TOKYO — Popular Japanese professional wrestler and Diet member Antonio Inoki, who faced world boxing champion Muhammad Ali in a mixed martial arts match in 1976, has died at the age of 79.
Inoki brought fame to Japanese professional wrestling, pioneering mixed martial arts matches between top wrestlers and champions of other martial arts such as judo, karate, and boxing.
Inoki, who was battling a rare disease called amyloidosis, died Saturday, according to New Japan Pro Wrestling, which he founded.
He gained worldwide fame in the sport in 1976 when he faced Ali in a mixed martial arts match at the Budokan Hall in Tokyo.
However, the bout was seen by many outside of Japan as unprofessional and not taken seriously. was kicking the ant’s leg.
He entered politics for the first time through his sport.
Even as he battled his illness, Inoki was cheerful and energetic. The last time Inoki appeared in public with his trademark red scarf hanging from his neck was on a TV show in August, and he was in a wheelchair.
“As you can see, I’m pushing myself to the limit. Every time I see you I get strength,” he said.
Born Kanji Inoki in Yokohama, a suburb of Tokyo, in 1943, he moved with his family to Brazil when he was 13 and worked on a coffee plantation. Inoki gained local fame for his shot put when he was a student, and made his debut as a professional wrestler at the age of 17, attracting the attention of Rikidozan, known as the father of Japanese professional wrestling, during a wrestling tour in Brazil.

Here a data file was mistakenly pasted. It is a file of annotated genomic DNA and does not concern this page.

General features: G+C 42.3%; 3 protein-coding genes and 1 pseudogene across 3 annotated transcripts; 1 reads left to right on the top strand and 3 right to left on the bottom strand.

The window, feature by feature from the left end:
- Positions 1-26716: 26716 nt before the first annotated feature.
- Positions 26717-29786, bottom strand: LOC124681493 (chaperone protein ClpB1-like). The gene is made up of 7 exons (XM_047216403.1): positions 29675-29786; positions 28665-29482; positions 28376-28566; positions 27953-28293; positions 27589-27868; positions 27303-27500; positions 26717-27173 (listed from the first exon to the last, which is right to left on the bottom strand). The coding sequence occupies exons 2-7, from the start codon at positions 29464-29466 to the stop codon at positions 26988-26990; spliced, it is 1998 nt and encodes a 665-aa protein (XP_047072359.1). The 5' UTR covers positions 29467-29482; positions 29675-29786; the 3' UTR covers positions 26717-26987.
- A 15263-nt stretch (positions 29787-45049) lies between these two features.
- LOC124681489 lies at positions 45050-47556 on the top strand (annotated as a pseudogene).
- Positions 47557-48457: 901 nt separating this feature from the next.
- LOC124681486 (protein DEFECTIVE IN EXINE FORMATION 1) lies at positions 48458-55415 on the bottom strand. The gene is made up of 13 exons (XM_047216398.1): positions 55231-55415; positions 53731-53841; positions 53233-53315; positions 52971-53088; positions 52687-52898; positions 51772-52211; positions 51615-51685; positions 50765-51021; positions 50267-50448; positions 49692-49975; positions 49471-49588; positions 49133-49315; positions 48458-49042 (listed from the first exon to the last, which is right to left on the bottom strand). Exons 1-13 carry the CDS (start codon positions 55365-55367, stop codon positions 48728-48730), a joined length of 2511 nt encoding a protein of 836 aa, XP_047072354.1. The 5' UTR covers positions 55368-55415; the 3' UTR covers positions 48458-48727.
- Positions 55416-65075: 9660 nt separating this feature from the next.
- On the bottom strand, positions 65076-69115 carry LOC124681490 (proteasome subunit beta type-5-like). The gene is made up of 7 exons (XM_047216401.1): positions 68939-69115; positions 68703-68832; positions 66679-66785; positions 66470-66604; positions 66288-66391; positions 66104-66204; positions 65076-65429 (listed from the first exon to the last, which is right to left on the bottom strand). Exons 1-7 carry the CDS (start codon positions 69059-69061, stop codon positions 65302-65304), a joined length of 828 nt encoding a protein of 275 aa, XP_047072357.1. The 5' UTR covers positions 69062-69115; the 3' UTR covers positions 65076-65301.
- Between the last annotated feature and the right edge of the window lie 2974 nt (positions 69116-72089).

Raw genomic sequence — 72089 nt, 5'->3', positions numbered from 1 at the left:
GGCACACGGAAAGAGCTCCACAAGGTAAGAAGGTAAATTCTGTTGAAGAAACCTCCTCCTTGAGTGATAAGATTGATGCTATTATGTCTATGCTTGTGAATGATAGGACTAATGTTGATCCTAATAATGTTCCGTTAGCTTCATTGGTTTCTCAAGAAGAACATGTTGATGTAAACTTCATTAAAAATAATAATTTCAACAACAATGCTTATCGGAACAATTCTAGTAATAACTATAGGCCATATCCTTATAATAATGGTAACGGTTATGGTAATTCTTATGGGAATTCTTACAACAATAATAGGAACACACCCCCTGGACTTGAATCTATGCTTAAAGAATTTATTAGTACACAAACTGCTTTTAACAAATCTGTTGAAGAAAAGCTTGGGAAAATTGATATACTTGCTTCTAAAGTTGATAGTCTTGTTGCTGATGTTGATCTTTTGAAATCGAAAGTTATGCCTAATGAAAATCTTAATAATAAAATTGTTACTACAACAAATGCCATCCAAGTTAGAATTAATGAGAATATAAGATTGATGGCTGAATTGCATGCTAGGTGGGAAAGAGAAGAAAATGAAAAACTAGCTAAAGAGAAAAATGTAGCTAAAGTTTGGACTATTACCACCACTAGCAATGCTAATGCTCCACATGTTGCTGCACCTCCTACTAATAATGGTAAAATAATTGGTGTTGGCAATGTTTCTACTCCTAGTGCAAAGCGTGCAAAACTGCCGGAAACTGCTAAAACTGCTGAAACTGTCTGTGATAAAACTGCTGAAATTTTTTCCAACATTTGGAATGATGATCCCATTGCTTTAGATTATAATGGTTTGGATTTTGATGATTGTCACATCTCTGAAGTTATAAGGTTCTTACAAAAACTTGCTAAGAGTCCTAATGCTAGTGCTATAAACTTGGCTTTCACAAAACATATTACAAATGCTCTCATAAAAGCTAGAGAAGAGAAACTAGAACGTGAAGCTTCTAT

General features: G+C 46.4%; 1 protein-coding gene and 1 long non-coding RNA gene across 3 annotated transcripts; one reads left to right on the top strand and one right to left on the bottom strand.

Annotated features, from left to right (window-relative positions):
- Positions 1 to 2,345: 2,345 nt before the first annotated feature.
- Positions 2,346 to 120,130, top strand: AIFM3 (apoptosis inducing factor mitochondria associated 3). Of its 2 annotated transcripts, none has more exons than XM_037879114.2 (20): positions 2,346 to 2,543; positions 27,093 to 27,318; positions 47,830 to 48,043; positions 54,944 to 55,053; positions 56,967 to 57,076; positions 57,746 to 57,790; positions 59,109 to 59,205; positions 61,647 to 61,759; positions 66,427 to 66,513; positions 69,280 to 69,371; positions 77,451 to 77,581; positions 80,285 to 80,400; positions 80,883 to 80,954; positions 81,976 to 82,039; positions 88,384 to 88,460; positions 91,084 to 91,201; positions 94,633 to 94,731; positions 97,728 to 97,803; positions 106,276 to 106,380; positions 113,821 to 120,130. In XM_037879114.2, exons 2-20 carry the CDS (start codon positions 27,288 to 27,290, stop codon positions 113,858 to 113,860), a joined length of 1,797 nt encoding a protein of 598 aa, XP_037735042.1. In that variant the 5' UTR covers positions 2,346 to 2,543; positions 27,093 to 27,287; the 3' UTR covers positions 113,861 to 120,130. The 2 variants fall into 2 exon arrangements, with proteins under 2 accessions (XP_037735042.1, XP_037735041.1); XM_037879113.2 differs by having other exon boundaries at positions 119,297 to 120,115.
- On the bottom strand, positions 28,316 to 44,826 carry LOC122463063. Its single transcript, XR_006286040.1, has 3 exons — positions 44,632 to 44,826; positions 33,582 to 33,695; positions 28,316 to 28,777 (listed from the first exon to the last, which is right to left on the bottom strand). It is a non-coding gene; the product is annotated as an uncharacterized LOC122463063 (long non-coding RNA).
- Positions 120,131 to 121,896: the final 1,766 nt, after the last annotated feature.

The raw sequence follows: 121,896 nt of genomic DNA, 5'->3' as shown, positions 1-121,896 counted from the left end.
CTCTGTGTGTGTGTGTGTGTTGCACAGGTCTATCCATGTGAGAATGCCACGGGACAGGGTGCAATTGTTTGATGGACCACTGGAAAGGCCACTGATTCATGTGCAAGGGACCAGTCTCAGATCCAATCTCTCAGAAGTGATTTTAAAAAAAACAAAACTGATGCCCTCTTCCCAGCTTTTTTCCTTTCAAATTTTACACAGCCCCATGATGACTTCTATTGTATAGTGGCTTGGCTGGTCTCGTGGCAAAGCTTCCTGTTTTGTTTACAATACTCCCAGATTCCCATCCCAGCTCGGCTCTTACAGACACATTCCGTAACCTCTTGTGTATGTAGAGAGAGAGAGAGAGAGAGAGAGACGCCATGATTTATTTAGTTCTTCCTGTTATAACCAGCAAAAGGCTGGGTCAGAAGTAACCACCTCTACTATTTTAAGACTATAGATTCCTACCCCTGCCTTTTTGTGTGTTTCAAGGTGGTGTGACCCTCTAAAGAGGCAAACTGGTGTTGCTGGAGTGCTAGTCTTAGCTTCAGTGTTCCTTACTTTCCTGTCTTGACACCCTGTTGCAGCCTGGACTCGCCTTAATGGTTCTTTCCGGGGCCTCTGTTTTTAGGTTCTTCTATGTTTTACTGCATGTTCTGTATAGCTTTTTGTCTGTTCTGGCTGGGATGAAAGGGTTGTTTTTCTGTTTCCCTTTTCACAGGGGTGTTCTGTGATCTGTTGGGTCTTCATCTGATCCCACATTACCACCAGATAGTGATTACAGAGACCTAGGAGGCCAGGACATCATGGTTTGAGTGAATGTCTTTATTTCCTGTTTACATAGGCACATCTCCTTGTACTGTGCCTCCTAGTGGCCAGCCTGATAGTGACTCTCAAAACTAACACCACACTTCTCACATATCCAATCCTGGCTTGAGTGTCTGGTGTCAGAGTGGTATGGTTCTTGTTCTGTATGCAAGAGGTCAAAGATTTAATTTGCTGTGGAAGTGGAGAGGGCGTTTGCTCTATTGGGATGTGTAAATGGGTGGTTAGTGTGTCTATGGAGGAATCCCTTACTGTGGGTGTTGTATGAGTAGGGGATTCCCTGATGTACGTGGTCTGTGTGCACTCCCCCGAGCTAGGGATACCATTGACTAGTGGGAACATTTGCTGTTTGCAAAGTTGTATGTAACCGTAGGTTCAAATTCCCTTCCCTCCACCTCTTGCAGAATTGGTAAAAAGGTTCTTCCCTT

Inoki made his professional wrestling debut in 1960 and took the name Antonio Inoki two years later.
Along with his biggest rival, the late Shohei “Giant” Baba, another Japanese legend, Inoki has made professional wrestling a very popular sport in Japan. Inoki founded New Japan Pro-Wrestling in 1972.
Inoki entered politics after winning a seat in the House of Councilors in 1989, serving as leader of the Sports Peace Party. He went to Iraq in 1990, where he won the release of a Japanese hostage. He has also staged professional wrestling matches in North Korea.
Over the years, Inoki developed personal ties with North Korea and visited the country many times to resolve the issue of the abduction of Japanese nationals to North Korea.
He retired from wrestling in 1998, but remained active in politics until 2019.
Many compliments were posted on social media.
“A big star has fallen. I apologize.”
Yoshio Arita, a journalist and former lawmaker, praised Inoki for his efforts to resolve the abduction issue with North Korea.
“Another important route to North Korea has been lost,” tweeted Arita, accusing other former Japanese leaders of relying on “useless” ties and failing to make improvements. “Thank you for your hard work, Inoki-san.”
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